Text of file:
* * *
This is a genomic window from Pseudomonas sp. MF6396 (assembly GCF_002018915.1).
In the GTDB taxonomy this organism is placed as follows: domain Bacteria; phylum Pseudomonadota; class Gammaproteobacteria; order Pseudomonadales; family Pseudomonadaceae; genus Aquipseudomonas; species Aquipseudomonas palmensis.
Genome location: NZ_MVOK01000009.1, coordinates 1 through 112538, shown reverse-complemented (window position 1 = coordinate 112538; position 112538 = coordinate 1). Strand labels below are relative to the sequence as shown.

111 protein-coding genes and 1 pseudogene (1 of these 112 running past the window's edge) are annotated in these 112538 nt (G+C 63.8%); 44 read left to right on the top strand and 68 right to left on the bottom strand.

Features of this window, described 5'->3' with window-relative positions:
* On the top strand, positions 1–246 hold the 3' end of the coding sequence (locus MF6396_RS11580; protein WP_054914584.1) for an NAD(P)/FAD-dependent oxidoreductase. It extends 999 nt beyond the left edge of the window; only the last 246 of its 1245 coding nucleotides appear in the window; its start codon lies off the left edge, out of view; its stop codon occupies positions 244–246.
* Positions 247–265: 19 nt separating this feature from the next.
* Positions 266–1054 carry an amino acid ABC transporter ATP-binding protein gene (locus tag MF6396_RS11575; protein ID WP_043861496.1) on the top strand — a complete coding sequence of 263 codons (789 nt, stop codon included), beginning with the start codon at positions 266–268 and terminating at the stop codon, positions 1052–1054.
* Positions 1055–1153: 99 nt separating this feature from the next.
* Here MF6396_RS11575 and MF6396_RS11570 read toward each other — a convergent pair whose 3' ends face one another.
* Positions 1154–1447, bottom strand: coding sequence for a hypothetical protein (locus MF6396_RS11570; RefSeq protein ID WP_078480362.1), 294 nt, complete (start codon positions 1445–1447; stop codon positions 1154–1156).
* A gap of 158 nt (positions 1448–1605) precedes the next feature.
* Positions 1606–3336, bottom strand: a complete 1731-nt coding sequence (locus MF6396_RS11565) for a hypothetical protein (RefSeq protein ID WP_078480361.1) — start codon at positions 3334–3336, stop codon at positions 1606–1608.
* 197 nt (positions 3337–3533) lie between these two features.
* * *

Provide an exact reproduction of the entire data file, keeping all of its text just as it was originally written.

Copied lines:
This is a genomic window from Pseudomonas sp. MF6396 (assembly GCF_002018915.1).
In the GTDB taxonomy this organism is placed as follows: domain Bacteria; phylum Pseudomonadota; class Gammaproteobacteria; order Pseudomonadales; family Pseudomonadaceae; genus Aquipseudomonas; species Aquipseudomonas palmensis.
Genome location: NZ_MVOK01000009.1, coordinates 1 through 112538, shown reverse-complemented (window position 1 = coordinate 112538; position 112538 = coordinate 1). Strand labels below are relative to the sequence as shown.

111 protein-coding genes and 1 pseudogene (1 of these 112 running past the window's edge) are annotated in these 112538 nt (G+C 63.8%); 44 read left to right on the top strand and 68 right to left on the bottom strand.

Features of this window, described 5'->3' with window-relative positions:
* On the top strand, positions 1–246 hold the 3' end of the coding sequence (locus MF6396_RS11580; protein WP_054914584.1) for an NAD(P)/FAD-dependent oxidoreductase. It extends 999 nt beyond the left edge of the window; only the last 246 of its 1245 coding nucleotides appear in the window; its start codon lies off the left edge, out of view; its stop codon occupies positions 244–246.
* Positions 247–265: 19 nt separating this feature from the next.
* Positions 266–1054 carry an amino acid ABC transporter ATP-binding protein gene (locus tag MF6396_RS11575; protein ID WP_043861496.1) on the top strand — a complete coding sequence of 263 codons (789 nt, stop codon included), beginning with the start codon at positions 266–268 and terminating at the stop codon, positions 1052–1054.
* Positions 1055–1153: 99 nt separating this feature from the next.
* Here MF6396_RS11575 and MF6396_RS11570 read toward each other — a convergent pair whose 3' ends face one another.
* Positions 1154–1447, bottom strand: coding sequence for a hypothetical protein (locus MF6396_RS11570; RefSeq protein ID WP_078480362.1), 294 nt, complete (start codon positions 1445–1447; stop codon positions 1154–1156).
* A gap of 158 nt (positions 1448–1605) precedes the next feature.
* Positions 1606–3336, bottom strand: a complete 1731-nt coding sequence (locus MF6396_RS11565) for a hypothetical protein (RefSeq protein ID WP_078480361.1) — start codon at positions 3334–3336, stop codon at positions 1606–1608.
* 197 nt (positions 3337–3533) lie between these two features.